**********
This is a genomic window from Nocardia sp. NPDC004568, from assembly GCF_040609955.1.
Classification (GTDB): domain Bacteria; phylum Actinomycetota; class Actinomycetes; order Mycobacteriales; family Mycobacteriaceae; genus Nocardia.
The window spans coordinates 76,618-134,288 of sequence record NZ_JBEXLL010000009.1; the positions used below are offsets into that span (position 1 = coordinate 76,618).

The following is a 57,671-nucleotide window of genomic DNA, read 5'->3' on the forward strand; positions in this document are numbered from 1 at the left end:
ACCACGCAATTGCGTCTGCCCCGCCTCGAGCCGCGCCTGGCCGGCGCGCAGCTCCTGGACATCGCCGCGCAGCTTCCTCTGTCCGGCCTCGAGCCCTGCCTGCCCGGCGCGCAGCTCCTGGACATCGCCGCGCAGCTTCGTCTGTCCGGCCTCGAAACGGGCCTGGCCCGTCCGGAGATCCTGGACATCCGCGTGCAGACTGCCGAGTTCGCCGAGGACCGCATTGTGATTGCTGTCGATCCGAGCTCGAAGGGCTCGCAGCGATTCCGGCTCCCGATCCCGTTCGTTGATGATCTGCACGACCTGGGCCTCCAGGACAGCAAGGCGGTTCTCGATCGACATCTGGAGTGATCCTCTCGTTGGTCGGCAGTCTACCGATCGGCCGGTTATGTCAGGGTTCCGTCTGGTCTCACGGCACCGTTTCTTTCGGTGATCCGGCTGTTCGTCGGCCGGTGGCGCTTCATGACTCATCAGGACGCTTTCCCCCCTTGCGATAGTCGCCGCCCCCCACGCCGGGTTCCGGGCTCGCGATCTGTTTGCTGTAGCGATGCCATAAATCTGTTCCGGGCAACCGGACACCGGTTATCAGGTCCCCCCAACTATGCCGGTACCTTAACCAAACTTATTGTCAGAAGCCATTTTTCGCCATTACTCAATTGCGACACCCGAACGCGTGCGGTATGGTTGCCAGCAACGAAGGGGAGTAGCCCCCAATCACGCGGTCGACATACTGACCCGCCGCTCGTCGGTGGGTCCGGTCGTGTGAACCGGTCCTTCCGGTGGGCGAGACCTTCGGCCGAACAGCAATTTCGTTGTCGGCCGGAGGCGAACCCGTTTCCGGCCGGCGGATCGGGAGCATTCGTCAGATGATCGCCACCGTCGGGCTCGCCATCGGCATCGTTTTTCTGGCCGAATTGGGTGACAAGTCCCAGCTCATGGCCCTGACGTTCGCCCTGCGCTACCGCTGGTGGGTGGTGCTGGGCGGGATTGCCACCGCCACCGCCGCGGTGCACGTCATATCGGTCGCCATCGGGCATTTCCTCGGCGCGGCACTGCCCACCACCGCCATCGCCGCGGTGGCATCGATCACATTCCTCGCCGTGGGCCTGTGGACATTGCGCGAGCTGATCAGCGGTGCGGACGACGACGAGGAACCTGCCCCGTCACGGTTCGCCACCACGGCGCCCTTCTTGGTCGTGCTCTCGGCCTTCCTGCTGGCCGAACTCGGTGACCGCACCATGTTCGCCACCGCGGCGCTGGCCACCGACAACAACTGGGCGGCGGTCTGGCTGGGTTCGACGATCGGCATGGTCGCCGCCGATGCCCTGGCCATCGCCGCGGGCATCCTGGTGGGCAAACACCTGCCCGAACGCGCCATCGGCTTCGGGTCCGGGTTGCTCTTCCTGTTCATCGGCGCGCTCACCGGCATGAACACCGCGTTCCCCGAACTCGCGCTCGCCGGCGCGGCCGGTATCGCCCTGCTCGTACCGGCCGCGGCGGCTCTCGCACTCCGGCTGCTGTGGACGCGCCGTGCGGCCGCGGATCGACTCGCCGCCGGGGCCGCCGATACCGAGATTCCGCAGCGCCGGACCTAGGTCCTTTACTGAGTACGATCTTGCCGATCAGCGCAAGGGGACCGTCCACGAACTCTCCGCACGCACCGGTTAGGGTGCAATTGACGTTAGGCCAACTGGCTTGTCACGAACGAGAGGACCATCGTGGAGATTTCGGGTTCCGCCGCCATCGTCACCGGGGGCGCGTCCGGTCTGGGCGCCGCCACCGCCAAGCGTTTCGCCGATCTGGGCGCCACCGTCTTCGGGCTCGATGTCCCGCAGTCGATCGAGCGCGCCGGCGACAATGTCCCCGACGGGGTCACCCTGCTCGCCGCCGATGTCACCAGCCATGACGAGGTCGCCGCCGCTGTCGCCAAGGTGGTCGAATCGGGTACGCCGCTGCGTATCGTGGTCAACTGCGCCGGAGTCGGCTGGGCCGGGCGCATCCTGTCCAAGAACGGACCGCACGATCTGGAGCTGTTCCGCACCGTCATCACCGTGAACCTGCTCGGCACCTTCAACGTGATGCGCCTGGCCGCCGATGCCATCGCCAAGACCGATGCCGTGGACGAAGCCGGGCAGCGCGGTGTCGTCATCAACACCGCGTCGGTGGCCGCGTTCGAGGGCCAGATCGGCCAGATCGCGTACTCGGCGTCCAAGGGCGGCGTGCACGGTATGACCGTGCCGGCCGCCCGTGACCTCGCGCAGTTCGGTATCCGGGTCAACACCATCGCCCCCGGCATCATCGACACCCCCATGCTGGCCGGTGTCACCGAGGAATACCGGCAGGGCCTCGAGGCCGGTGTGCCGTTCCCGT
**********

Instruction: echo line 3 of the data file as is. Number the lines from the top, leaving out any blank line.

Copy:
The window spans coordinates 76,618-134,288 of sequence record NZ_JBEXLL010000009.1; the positions used below are offsets into that span (position 1 = coordinate 76,618).